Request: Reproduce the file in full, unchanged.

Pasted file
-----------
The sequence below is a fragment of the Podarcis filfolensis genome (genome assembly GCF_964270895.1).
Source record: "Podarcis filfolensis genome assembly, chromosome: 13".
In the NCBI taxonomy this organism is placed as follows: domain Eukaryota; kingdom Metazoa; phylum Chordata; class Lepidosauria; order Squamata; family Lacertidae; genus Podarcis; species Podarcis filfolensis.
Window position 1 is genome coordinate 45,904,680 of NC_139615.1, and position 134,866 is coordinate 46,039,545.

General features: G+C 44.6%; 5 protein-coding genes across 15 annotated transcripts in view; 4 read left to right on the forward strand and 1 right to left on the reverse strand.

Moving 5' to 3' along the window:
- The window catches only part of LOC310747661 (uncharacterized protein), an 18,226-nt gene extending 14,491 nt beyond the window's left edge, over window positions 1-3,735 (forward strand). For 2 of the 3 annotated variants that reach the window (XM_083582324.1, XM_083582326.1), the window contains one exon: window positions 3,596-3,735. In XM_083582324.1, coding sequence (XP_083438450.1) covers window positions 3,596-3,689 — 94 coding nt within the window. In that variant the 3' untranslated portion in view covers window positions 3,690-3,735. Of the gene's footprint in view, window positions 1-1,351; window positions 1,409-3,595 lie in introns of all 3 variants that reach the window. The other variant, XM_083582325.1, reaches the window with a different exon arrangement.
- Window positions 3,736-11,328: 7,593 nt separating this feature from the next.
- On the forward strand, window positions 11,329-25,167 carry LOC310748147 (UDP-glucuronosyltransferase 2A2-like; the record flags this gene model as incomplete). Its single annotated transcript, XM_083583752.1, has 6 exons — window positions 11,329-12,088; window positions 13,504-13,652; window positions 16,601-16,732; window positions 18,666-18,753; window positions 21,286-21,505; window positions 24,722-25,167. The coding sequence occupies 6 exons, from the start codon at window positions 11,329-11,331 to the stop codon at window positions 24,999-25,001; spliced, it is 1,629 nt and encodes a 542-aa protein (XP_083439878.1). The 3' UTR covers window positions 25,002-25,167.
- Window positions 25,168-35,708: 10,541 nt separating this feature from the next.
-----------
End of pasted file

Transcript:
The sequence below is a fragment of the Podarcis filfolensis genome (genome assembly GCF_964270895.1).
Source record: "Podarcis filfolensis genome assembly, chromosome: 13".
In the NCBI taxonomy this organism is placed as follows: domain Eukaryota; kingdom Metazoa; phylum Chordata; class Lepidosauria; order Squamata; family Lacertidae; genus Podarcis; species Podarcis filfolensis.
Window position 1 is genome coordinate 45,904,680 of NC_139615.1, and position 134,866 is coordinate 46,039,545.

General features: G+C 44.6%; 5 protein-coding genes across 15 annotated transcripts in view; 4 read left to right on the forward strand and 1 right to left on the reverse strand.

Moving 5' to 3' along the window:
- The window catches only part of LOC310747661 (uncharacterized protein), an 18,226-nt gene extending 14,491 nt beyond the window's left edge, over window positions 1-3,735 (forward strand). For 2 of the 3 annotated variants that reach the window (XM_083582324.1, XM_083582326.1), the window contains one exon: window positions 3,596-3,735. In XM_083582324.1, coding sequence (XP_083438450.1) covers window positions 3,596-3,689 — 94 coding nt within the window. In that variant the 3' untranslated portion in view covers window positions 3,690-3,735. Of the gene's footprint in view, window positions 1-1,351; window positions 1,409-3,595 lie in introns of all 3 variants that reach the window. The other variant, XM_083582325.1, reaches the window with a different exon arrangement.
- Window positions 3,736-11,328: 7,593 nt separating this feature from the next.
- On the forward strand, window positions 11,329-25,167 carry LOC310748147 (UDP-glucuronosyltransferase 2A2-like; the record flags this gene model as incomplete). Its single annotated transcript, XM_083583752.1, has 6 exons — window positions 11,329-12,088; window positions 13,504-13,652; window positions 16,601-16,732; window positions 18,666-18,753; window positions 21,286-21,505; window positions 24,722-25,167. The coding sequence occupies 6 exons, from the start codon at window positions 11,329-11,331 to the stop codon at window positions 24,999-25,001; spliced, it is 1,629 nt and encodes a 542-aa protein (XP_083439878.1). The 3' UTR covers window positions 25,002-25,167.
- Window positions 25,168-35,708: 10,541 nt separating this feature from the next.